In an effort to mitigate children’s exposure to certain content, the UK government is actively examining an “Online Safety Bill.” Recent findings have revealed instances of pre-teens accessing “hook-up” and gambling websites, which is likely to prompt significant reforms from platforms such as Google, Apple, and others.
Social media platforms and service providers are facing heightened scrutiny on multiple fronts. TikTok is encountering challenges in the US, while Meta (formerly Facebook) is under investigation in Europe over alleged failures to safeguard user data. YouTube, on the other hand, is facing accusations of collecting data from children under 13 years old in the UK.
In addition to these concerns, Google and Apple have recently been subject to antitrust violations in the European Union, resulting in substantial financial penalties of nearly $20 billion combined (with the possibility of further penalties pending another ongoing case involving Apple). Now, all of these platforms are confronted with a new issue that has the potential to inflict even more significant repercussions.
The digital realm has become a playground for children
The advancement of the UK’s Online Safety Bill has garnered significant support, but advocacy groups are urging lawmakers to introduce further control measures. Baroness Beeban Kidron, the founder of child advocacy group 5Rights, is particularly exerting pressure for amendments to the bill.
The objective is to compel online platforms such as Google and Apple to genuinely enforce the policies they have repeatedly promised to uphold. The reality, however, reveals that these platforms have been deceptive in their claims.
Both Google, through its Google Play app store, and Apple, through its App Store, fail to prevent underage smartphone and tablet users from accessing adult-oriented websites. This means that teenagers and pre-teens can easily access anonymous chatrooms, online casinos, and dating apps.
Efforts to implement a rating system for apps akin to those used in movie theaters and video games, designed to restrict children from accessing adult content, have proven unsuccessful. For instance, despite the slots app Jackpot World being intended solely for adults of legal gambling age, anyone can download it, as highlighted by The Times.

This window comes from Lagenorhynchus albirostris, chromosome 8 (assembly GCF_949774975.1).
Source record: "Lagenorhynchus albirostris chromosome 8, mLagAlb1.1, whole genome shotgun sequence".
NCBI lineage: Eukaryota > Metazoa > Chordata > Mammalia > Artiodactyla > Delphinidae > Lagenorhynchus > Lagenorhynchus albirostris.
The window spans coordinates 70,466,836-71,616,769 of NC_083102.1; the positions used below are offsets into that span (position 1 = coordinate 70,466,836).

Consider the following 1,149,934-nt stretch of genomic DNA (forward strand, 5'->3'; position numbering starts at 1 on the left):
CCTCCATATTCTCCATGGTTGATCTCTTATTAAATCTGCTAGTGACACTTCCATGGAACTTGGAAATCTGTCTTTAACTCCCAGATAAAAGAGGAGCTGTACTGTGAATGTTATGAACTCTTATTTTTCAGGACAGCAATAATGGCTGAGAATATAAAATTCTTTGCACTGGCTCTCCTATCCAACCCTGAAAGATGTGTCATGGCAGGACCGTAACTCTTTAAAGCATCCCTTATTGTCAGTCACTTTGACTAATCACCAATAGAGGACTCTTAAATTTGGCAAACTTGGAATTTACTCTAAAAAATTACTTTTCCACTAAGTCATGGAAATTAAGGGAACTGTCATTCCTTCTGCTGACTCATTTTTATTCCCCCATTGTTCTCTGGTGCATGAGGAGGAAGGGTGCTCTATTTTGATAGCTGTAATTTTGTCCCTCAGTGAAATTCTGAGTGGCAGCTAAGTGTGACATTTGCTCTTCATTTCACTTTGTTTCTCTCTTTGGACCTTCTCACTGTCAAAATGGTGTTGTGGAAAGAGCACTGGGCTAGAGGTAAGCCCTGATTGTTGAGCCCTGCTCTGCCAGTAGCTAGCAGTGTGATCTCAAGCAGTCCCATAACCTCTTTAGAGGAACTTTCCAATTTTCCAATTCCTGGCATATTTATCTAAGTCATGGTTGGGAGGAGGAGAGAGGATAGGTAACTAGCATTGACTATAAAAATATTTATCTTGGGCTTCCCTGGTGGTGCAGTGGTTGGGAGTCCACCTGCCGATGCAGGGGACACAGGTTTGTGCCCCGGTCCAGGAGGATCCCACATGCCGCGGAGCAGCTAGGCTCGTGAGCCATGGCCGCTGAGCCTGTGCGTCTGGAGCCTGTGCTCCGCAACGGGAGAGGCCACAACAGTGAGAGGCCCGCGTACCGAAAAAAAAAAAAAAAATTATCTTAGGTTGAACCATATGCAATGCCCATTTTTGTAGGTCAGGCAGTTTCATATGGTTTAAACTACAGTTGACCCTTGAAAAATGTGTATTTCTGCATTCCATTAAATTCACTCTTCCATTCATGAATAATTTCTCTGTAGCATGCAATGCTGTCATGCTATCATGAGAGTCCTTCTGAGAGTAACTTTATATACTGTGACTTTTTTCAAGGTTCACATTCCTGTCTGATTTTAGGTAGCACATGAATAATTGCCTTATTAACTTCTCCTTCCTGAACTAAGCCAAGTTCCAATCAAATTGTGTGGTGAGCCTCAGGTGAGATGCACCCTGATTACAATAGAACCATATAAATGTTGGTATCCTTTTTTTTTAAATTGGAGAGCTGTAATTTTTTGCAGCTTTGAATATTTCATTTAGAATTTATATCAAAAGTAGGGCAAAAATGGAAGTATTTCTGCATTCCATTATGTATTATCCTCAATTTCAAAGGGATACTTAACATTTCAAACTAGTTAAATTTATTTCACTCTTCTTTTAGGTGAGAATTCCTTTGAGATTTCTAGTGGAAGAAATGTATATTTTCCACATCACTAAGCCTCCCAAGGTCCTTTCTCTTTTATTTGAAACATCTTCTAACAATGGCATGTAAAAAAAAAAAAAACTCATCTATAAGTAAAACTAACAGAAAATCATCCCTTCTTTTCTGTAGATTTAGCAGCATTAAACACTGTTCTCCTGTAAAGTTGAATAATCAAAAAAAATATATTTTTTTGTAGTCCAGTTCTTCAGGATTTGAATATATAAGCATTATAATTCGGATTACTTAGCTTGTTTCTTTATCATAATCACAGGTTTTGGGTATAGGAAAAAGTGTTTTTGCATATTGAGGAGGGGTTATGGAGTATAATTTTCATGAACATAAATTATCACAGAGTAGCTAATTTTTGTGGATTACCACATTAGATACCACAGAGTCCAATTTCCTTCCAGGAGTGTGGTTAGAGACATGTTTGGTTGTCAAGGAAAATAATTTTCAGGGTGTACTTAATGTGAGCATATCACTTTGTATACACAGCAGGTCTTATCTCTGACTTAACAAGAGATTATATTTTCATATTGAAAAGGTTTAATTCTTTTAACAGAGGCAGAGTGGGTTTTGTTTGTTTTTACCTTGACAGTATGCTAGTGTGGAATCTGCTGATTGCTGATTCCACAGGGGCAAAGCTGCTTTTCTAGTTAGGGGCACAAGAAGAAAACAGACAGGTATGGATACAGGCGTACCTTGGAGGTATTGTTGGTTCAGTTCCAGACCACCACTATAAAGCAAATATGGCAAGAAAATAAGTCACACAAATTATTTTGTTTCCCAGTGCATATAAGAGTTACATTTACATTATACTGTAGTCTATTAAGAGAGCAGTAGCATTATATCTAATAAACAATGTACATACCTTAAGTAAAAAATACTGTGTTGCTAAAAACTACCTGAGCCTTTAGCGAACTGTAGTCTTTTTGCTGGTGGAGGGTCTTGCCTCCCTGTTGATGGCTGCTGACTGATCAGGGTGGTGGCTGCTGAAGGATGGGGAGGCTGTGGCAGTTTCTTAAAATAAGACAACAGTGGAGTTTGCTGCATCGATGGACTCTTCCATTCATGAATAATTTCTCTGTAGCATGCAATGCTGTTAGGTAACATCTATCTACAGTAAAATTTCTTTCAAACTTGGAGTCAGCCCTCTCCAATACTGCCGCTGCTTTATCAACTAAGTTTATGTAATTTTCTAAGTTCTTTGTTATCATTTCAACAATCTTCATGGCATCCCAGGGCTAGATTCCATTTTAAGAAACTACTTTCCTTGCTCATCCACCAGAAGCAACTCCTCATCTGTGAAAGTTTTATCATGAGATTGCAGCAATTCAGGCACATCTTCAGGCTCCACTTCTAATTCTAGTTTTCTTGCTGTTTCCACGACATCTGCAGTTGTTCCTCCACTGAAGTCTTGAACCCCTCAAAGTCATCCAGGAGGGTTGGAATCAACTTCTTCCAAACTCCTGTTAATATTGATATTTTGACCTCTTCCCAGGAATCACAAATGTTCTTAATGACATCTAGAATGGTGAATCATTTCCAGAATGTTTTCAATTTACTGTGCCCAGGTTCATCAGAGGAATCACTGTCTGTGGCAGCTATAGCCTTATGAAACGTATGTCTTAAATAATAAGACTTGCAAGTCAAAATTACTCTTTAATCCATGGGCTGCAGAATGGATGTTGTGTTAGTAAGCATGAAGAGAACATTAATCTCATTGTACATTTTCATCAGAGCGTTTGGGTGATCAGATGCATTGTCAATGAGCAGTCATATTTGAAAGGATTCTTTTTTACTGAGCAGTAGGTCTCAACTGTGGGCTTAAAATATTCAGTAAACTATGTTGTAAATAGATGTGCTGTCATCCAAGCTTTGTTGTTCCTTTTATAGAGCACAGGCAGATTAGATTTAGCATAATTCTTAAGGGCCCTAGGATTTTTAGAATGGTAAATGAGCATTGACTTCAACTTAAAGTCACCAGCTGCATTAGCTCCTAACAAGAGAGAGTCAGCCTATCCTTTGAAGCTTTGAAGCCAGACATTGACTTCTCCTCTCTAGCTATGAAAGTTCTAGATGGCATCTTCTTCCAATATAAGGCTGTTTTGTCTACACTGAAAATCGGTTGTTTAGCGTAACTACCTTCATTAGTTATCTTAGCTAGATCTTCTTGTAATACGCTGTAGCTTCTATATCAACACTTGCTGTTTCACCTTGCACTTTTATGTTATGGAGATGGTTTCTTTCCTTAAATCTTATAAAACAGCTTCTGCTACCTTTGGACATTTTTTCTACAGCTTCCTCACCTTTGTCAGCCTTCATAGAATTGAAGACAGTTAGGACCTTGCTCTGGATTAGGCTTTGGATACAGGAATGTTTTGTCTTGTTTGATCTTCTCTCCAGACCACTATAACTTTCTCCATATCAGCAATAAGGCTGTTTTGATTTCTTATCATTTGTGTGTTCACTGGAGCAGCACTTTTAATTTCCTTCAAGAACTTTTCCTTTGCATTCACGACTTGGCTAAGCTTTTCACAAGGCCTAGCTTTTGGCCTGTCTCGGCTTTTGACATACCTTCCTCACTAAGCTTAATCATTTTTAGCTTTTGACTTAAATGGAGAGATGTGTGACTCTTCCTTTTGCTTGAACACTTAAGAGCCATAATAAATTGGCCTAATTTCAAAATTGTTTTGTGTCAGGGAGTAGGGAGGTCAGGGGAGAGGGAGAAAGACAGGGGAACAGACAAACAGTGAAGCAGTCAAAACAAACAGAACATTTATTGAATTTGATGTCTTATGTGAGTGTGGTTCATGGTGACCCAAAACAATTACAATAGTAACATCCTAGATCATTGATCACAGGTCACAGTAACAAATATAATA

While TikTok states that it is exclusively for users aged 13 or older, Apple allows access from the age of 12. Furthermore, TikTok is expanding its gambling advertisement pilot in Australia despite lacking an age control mechanism.
Although age ratings on Google Play and the App Store are not consistently flawed, there are discrepancies in the ratings themselves. Some apps may be listed as suitable for ages 15+ on the App Store but as 18+ on Google.
No ID? No worries
Compounding the issue is the absence of genuine age verification mechanisms by platforms and providers. Users can easily input false ages when creating profiles on Google, TikTok, and other social media platforms to circumvent age restrictions.
Baroness Beeban Kidron, an accomplished filmmaker renowned for works like “To Wong Foo, Thanks for Everything! Julie Newmar,” is leading the charge for legislative changes that would hold Google and Apple accountable. Alongside Baroness Dido Harding, Kidron advocates for amendments to the Online Safety Bill, which would mandate Google and Apple to implement risk assessments and age verification measures.
Support for these initiatives is rapidly growing, with several Members of Parliament already endorsing them, many of whom were unaware that existing protective policies for children were lacking.
Baroness Kidron carries significant influence within political circles, not only in the UK but also in other countries. She and 5Rights played a role in California’s efforts last year to introduce a similar bill, the California Age-Appropriate Design Code Act, which was successfully signed into law by Governor Gavin Newsom in September.